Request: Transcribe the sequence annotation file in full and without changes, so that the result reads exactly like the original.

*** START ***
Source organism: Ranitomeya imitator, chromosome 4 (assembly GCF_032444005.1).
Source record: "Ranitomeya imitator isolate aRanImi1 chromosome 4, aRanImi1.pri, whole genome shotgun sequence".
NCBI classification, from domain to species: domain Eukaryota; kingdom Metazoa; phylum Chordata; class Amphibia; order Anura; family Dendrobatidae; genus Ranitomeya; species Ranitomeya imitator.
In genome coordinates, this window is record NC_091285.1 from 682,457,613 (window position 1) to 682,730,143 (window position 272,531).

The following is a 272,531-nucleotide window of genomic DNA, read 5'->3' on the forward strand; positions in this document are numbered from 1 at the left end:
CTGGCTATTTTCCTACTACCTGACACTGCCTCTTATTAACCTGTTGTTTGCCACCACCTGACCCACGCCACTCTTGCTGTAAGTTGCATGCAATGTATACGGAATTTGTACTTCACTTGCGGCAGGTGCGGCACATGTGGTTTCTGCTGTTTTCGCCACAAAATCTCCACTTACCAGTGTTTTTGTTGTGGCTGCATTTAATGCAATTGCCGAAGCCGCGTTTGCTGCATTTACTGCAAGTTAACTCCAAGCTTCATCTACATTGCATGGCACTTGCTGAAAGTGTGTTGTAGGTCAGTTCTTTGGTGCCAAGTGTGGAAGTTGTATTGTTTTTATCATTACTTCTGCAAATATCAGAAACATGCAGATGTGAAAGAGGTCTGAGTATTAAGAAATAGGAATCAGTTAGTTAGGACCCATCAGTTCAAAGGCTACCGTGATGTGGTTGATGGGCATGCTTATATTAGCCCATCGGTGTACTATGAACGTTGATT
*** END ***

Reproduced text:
Source organism: Ranitomeya imitator, chromosome 4 (assembly GCF_032444005.1).
Source record: "Ranitomeya imitator isolate aRanImi1 chromosome 4, aRanImi1.pri, whole genome shotgun sequence".
NCBI classification, from domain to species: domain Eukaryota; kingdom Metazoa; phylum Chordata; class Amphibia; order Anura; family Dendrobatidae; genus Ranitomeya; species Ranitomeya imitator.
In genome coordinates, this window is record NC_091285.1 from 682,457,613 (window position 1) to 682,730,143 (window position 272,531).

The following is a 272,531-nucleotide window of genomic DNA, read 5'->3' on the forward strand; positions in this document are numbered from 1 at the left end:
CTGGCTATTTTCCTACTACCTGACACTGCCTCTTATTAACCTGTTGTTTGCCACCACCTGACCCACGCCACTCTTGCTGTAAGTTGCATGCAATGTATACGGAATTTGTACTTCACTTGCGGCAGGTGCGGCACATGTGGTTTCTGCTGTTTTCGCCACAAAATCTCCACTTACCAGTGTTTTTGTTGTGGCTGCATTTAATGCAATTGCCGAAGCCGCGTTTGCTGCATTTACTGCAAGTTAACTCCAAGCTTCATCTACATTGCATGGCACTTGCTGAAAGTGTGTTGTAGGTCAGTTCTTTGGTGCCAAGTGTGGAAGTTGTATTGTTTTTATCATTACTTCTGCAAATATCAGAAACATGCAGATGTGAAAGAGGTCTGAGTATTAAGAAATAGGAATCAGTTAGTTAGGACCCATCAGTTCAAAGGCTACCGTGATGTGGTTGATGGGCATGCTTATATTAGCCCATCGGTGTACTATGAACGTTGATT